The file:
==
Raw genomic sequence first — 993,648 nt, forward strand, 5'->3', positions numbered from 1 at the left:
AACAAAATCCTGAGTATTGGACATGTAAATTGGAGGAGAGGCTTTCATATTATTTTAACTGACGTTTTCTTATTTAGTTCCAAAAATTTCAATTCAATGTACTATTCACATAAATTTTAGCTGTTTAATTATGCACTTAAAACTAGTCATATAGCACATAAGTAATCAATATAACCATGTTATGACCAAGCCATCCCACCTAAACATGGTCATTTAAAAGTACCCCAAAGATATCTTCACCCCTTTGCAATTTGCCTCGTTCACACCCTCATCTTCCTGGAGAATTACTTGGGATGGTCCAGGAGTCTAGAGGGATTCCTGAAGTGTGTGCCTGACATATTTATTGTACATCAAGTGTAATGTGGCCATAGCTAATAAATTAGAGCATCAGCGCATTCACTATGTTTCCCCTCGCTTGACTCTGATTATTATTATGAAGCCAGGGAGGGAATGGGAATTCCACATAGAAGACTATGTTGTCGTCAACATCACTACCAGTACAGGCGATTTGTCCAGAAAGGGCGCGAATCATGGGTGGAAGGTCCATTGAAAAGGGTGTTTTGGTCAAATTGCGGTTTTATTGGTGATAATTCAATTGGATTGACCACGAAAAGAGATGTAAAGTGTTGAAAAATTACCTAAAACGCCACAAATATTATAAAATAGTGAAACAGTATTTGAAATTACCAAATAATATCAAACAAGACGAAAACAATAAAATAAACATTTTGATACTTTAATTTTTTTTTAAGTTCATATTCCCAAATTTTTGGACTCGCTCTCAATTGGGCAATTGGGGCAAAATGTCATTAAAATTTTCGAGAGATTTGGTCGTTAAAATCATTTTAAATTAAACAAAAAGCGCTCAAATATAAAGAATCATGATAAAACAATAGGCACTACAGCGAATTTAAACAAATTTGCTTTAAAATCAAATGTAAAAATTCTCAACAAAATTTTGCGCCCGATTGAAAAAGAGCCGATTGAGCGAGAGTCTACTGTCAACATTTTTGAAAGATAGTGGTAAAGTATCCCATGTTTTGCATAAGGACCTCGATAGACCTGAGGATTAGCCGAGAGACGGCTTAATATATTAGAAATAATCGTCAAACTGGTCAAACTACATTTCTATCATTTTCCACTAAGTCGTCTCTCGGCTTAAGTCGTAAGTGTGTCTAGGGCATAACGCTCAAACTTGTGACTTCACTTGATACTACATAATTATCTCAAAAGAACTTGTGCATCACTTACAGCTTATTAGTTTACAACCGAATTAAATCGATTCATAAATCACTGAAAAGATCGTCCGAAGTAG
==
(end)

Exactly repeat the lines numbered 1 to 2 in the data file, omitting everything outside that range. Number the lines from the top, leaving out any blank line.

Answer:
Raw genomic sequence first — 993,648 nt, forward strand, 5'->3', positions numbered from 1 at the left:
AACAAAATCCTGAGTATTGGACATGTAAATTGGAGGAGAGGCTTTCATATTATTTTAACTGACGTTTTCTTATTTAGTTCCAAAAATTTCAATTCAATGTACTATTCACATAAATTTTAGCTGTTTAATTATGCACTTAAAACTAGTCATATAGCACATAAGTAATCAATATAACCATGTTATGACCAAGCCATCCCACCTAAACATGGTCATTTAAAAGTACCCCAAAGATATCTTCACCCCTTTGCAATTTGCCTCGTTCACACCCTCATCTTCCTGGAGAATTACTTGGGATGGTCCAGGAGTCTAGAGGGATTCCTGAAGTGTGTGCCTGACATATTTATTGTACATCAAGTGTAATGTGGCCATAGCTAATAAATTAGAGCATCAGCGCATTCACTATGTTTCCCCTCGCTTGACTCTGATTATTATTATGAAGCCAGGGAGGGAATGGGAATTCCACATAGAAGACTATGTTGTCGTCAACATCACTACCAGTACAGGCGATTTGTCCAGAAAGGGCGCGAATCATGGGTGGAAGGTCCATTGAAAAGGGTGTTTTGGTCAAATTGCGGTTTTATTGGTGATAATTCAATTGGATTGACCACGAAAAGAGATGTAAAGTGTTGAAAAATTACCTAAAACGCCACAAATATTATAAAATAGTGAAACAGTATTTGAAATTACCAAATAATATCAAACAAGACGAAAACAATAAAATAAACATTTTGATACTTTAATTTTTTTTTAAGTTCATATTCCCAAATTTTTGGACTCGCTCTCAATTGGGCAATTGGGGCAAAATGTCATTAAAATTTTCGAGAGATTTGGTCGTTAAAATCATTTTAAATTAAACAAAAAGCGCTCAAATATAAAGAATCATGATAAAACAATAGGCACTACAGCGAATTTAAACAAATTTGCTTTAAAATCAAATGTAAAAATTCTCAACAAAATTTTGCGCCCGATTGAAAAAGAGCCGATTGAGCGAGAGTCTACTGTCAACATTTTTGAAAGATAGTGGTAAAGTATCCCATGTTTTGCATAAGGACCTCGATAGACCTGAGGATTAGCCGAGAGACGGCTTAATATATTAGAAATAATCGTCAAACTGGTCAAACTACATTTCTATCATTTTCCACTAAGTCGTCTCTCGGCTTAAGTCGTAAGTGTGTCTAGGGCATAACGCTCAAACTTGTGACTTCACTTGATACTACATAATTATCTCAAAAGAACTTGTGCATCACTTACAGCTTATTAGTTTACAACCGAATTAAATCGATTCATAAATCACTGAAAAGATCGTCCGAAGTAG